Letters: Traffic plans a consequence of botched trams project

Picture: Ian Georgeson
Picture: Ian Georgeson
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Councillor Jim Lowrie’s objective of “putting the Capital on the road to a healthier future” (News, March 7) is laudable.

However, he ignores the somewhat inconvenient truth that increased air pollution in “the Southern Arc” has arisen, in no small part, from the displacement of traffic during protracted tram works, which would likely worsen once the trams start to operate.

Rumours have long abounded regarding TIE’s and the council’s inability to design acceptable traffic solutions at key locations, such as Haymarket, once the tram commences operations and the Tram Final Business Case sets out clearly that much of the city would experience higher levels of air pollution post-tram.

It is, therefore, disingenuous of Cllr Lowrie to suggest that his motives are entirely altruistic when they arise as a direct adverse consequence of a project which he and Edinburgh City Council have inflicted upon the city!

As to the solutions which Cllr Lowrie now suggests, if he were to run their own VISUM traffic model, he would clearly see that narrowing pavements and contraflow traffic on existing one-way streets would slow traffic further and add to the pollution created by traffic displaced by the tram.

Pedestrians and cyclists would be subjected to pollution levels well in excess of those currently permitted by EU legislation and well above the council’s ambitious reductions to those levels by 2020.

John RT Carson, Kirkliston Road, South Queensferry

Wind power is just not worth it

A NEW study, “Why Is Wind Power So Expensive”, by Professor Gordon Hughes of Edinburgh University, must set alarm bells ringing and hopefully wake up our sleeping politicians.

Prof Hughes says a single turbine generating £150,000 of electricity is eligible for “monstrous subsidies” of £250,000 a year for 25 years and that the wind farm programme will cost electricity consumers £120 billion by 2020.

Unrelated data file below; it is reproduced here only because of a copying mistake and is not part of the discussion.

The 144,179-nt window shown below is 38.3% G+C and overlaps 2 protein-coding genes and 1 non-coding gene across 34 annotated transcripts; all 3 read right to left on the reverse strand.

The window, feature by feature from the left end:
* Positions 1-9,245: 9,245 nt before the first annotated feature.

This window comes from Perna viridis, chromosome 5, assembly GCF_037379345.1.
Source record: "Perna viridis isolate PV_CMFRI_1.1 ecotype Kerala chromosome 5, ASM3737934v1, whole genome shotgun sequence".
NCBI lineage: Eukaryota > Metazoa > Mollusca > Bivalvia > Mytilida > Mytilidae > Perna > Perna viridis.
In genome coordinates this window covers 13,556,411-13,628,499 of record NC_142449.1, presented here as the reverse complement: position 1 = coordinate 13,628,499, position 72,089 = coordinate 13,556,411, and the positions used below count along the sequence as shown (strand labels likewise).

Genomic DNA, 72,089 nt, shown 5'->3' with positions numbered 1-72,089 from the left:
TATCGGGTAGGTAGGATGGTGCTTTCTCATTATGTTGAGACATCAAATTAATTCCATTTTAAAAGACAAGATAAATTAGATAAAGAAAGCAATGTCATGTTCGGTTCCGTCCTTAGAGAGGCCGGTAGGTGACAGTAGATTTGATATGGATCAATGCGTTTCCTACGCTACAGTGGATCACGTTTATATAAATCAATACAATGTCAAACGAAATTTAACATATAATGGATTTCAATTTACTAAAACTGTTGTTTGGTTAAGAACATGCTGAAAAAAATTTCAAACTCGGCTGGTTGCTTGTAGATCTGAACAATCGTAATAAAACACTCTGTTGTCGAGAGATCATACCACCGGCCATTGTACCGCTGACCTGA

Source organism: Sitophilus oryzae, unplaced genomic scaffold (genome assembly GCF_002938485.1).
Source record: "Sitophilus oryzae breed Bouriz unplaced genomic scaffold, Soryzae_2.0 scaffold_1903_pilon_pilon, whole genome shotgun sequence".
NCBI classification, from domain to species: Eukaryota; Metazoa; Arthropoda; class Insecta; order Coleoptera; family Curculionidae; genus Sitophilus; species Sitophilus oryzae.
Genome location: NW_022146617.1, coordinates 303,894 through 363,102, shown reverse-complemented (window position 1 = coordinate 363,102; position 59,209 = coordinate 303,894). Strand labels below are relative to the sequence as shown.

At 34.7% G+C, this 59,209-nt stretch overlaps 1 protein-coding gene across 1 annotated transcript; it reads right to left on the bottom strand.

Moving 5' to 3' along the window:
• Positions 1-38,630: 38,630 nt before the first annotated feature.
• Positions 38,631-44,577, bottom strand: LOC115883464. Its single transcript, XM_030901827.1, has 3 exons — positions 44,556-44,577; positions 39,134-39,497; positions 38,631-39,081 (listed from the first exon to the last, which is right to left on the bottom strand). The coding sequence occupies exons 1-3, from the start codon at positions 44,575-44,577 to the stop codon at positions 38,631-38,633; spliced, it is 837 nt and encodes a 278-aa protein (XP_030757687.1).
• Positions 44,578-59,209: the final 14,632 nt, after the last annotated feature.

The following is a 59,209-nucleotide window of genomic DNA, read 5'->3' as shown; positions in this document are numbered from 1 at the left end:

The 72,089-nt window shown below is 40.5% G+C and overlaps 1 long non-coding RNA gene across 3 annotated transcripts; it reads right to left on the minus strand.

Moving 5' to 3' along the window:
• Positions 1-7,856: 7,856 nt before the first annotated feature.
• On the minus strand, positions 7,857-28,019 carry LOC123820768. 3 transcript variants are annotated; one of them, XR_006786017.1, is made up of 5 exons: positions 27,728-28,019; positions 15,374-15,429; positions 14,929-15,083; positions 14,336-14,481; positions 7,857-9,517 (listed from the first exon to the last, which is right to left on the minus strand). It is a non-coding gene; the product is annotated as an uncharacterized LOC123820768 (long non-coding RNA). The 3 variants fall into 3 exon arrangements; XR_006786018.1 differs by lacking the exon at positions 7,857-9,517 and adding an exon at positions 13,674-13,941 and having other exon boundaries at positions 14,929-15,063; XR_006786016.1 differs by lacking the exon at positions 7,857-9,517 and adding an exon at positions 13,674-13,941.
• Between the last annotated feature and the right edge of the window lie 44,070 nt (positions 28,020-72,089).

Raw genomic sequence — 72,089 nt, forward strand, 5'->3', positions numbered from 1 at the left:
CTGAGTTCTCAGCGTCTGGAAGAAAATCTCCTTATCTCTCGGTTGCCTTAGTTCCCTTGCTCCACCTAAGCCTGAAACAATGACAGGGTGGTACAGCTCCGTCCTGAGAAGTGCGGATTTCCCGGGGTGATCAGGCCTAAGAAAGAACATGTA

This is ten times more than the £13bn it would have cost from efficient gas-fired power stations.

Prof Hughes calculated that wind turbines would, at best, reduce the UK’s CO2 emissions by 2.8 per cent.

The UK only has 1.5 per cent of global emissions so 2.8 per cent of 1.5 per cent = 0.042 per cent (Scotland 0.0042).

So for that pitiful figure we are forcing manufacturing abroad, creating fuel poverty and ruining any chance of economic recovery.

Clark Cross, Springfield Road, Linlithgow

Scots would be in a strong position

CONTRARY to Donald McBride’s view on Trident after independence (Letters, March 5), the reality is that UK defence chiefs concede that there is no obvious location to base Trident in England, Any move would be at an astronomical cost, and therefore our Scottish government would have a very strong negotiating position in respect of the removal of Trident from Scottish waters.

Also, the recent dip in Scottish oil production is down to the financial changes introduced by the UK government, but the actual taxation revenues for this year will increase, as anyone who has filled their car up with petrol can testify.

Of course oil prices fluctuate, that’s why Scotland should emulate Norway and introduce a Sovereign Wealth Fund to even out such fluctuations. It could be used to stimulate manufacturing jobs, which successive London governments have failed to do.

Calum Stewart, Montague Street, Edinburgh

Would you line up with this lot?

OVER the last week we have seen a Nationalist MSP comparing the relationship between Scotland and England to domestic violence, and an SNP activist saying dead British soldiers were child killers.

What kind of people are they?

Also, look at some of Alex Salmond’s closest supporters –

n Sean Connery – tax exile

n Brian Souter – Keep the Clause campaigner

n Rupert Murdoch – enough said!

n Donald Trump – oh no, they’ve fallen out!

I am sure that the Scottish people do not want the same kind of country as any of the above, so I hope they will think very carefully before putting their cross on a ballot paper.

Frank Russell, Broomhouse, Edinburgh